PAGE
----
* featuring Jon Lord
The last time the Purple played Hammy O Mr Gillan's voice did a disapearing act so it was good to return and hear the voice screaming once again. Also tonight was the first night of Jon Lord's farewell. So many of us were left wondering if Lord would play the entire concert or just the encores or whatever, but as the show progressed our questions were answered.
Bang on 9.00pm the band rip into opener Fireball with a little teaser of Into The Fire tucked onto the end. Don Airey is behind the keyboards at this stage and remains so for the first half of the set. The set list is similar to the one last year but then Space Truckin' makes a welcome return. However the band decline to play new song Up The Wall which is a shame as I would've liked to here it a second time (maybe the bootleggers were waiting too).
When A blind Man Cries featured a nice delicate intro from Steve Morse - the new Purple are transforming this song into their own.
Don Airey had the chance to show us what he can do with an interesting solo which even featured some cockney knees up snippets, then with a touch of Paul Daniels magic and a flash of light, who is that at the helm playing the intro to Perfect Strangers? None other than the lord of the Hammond himself - Mr Jon Lord. This got one of the biggest cheers of the night and a simple but perfect introduction.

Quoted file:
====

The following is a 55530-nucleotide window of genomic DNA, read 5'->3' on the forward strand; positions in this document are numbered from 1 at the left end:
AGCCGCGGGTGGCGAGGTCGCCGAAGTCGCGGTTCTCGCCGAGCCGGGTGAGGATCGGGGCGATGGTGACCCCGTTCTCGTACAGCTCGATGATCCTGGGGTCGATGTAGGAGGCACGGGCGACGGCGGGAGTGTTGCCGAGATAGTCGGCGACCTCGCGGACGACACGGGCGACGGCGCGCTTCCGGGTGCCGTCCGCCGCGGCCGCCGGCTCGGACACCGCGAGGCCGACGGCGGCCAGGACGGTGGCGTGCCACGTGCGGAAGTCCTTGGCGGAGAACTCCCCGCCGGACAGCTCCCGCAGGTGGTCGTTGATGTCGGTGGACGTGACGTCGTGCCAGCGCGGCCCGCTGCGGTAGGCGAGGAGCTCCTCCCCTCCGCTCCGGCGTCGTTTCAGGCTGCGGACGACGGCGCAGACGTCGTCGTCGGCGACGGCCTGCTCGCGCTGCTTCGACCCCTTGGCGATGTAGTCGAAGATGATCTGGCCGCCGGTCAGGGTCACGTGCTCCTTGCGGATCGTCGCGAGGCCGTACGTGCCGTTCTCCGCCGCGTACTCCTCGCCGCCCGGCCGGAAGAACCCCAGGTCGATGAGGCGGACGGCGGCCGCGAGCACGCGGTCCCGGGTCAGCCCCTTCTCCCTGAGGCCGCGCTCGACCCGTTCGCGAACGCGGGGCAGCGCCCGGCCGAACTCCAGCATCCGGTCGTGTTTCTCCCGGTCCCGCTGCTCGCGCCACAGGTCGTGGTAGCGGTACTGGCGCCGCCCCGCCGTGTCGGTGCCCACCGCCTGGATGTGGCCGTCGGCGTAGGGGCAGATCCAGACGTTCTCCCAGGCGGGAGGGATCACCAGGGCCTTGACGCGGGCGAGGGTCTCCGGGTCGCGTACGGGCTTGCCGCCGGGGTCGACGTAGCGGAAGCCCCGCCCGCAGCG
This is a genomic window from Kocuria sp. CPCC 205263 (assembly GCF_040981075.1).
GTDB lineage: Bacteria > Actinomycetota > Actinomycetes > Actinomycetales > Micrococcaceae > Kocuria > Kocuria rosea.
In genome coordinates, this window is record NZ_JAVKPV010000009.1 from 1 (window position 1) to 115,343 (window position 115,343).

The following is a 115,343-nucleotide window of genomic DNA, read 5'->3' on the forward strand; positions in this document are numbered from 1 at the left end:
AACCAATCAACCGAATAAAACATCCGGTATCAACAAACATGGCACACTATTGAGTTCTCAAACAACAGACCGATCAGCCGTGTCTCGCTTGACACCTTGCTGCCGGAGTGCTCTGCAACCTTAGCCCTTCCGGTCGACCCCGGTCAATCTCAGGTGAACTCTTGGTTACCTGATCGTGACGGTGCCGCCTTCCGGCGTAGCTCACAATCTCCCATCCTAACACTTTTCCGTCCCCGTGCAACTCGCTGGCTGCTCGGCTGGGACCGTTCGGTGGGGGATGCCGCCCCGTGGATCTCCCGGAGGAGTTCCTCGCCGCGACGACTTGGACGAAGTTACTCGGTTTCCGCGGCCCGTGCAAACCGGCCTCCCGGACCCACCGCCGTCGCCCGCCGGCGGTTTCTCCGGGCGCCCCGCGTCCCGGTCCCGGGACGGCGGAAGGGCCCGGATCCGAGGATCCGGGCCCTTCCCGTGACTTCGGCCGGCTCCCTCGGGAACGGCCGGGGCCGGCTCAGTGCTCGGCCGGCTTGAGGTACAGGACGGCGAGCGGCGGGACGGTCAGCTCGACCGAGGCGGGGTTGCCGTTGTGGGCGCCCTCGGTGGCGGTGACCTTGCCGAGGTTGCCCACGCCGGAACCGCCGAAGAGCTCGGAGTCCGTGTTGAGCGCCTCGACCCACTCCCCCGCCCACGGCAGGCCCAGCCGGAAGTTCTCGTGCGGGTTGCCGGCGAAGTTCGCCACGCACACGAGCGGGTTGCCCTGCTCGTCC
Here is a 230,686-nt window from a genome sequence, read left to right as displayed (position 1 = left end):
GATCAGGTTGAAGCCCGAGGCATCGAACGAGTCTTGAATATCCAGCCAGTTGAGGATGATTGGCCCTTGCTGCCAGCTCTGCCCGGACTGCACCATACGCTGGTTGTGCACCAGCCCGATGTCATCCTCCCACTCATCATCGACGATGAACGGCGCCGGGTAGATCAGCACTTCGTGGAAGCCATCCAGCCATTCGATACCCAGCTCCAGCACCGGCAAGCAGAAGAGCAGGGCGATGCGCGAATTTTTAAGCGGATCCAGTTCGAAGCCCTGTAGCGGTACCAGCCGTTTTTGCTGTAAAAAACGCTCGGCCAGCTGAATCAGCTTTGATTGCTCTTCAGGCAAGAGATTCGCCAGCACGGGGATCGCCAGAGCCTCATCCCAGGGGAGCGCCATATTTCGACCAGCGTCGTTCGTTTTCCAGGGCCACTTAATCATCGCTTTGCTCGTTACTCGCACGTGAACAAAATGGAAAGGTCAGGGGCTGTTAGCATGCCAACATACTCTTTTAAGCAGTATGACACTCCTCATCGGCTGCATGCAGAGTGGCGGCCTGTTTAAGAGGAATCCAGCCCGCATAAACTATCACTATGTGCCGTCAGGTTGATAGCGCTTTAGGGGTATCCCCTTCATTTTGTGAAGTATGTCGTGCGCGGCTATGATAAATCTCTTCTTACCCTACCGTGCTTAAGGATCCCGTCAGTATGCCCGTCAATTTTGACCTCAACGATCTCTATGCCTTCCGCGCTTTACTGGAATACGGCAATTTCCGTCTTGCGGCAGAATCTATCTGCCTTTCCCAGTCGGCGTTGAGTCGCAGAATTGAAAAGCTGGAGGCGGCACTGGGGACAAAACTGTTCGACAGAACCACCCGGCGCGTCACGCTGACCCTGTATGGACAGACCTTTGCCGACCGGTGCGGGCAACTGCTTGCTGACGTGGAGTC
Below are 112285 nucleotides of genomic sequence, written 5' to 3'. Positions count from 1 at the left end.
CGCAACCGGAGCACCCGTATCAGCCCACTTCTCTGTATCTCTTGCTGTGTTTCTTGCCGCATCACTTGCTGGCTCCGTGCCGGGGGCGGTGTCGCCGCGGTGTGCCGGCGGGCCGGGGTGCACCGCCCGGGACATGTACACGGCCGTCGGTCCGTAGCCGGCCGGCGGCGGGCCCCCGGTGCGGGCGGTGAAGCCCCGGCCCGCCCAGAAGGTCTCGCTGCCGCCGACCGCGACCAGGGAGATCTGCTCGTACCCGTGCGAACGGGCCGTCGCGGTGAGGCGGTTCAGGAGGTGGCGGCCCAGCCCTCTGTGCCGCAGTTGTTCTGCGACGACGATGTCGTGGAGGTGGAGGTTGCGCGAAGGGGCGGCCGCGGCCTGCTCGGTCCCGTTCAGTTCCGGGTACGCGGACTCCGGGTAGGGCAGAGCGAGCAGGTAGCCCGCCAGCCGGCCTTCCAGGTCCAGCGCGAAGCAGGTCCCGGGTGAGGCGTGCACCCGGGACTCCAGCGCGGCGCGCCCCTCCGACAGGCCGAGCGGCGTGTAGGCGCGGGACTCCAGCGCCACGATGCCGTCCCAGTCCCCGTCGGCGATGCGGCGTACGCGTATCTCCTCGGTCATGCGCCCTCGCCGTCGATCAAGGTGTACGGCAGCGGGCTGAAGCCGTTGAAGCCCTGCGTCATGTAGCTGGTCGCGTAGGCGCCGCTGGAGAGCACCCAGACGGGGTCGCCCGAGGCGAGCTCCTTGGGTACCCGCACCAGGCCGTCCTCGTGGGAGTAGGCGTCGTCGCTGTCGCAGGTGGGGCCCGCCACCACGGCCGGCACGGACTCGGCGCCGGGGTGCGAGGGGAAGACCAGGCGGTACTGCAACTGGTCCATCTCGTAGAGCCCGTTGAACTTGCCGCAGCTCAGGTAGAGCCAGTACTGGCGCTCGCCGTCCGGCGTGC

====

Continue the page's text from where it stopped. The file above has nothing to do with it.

Jon Lord only played keyboards on two songs by himself staying for Speed King which once again featured an excellent solo from Paicey. Don and Jon played together on Smoke On The Water and were even shaking each other's hands halfway through, a great sight to be seen.
All six band members come out for encores of Hush, then it's Roger Glover's turn for the bass solo which breaks into Black Night for which Jon Lord sidesteps before returning for the mutha' Highway Star.
A great evening and a great farewell for Mr Lord and a good introduction for British fans to see Don Airey fitting in nicely.
I love this band.
Unauthorized copying, while sometimes necessary, is never as good as
the real thing (with apologies to Ani)
(c) 2005, The Highway Star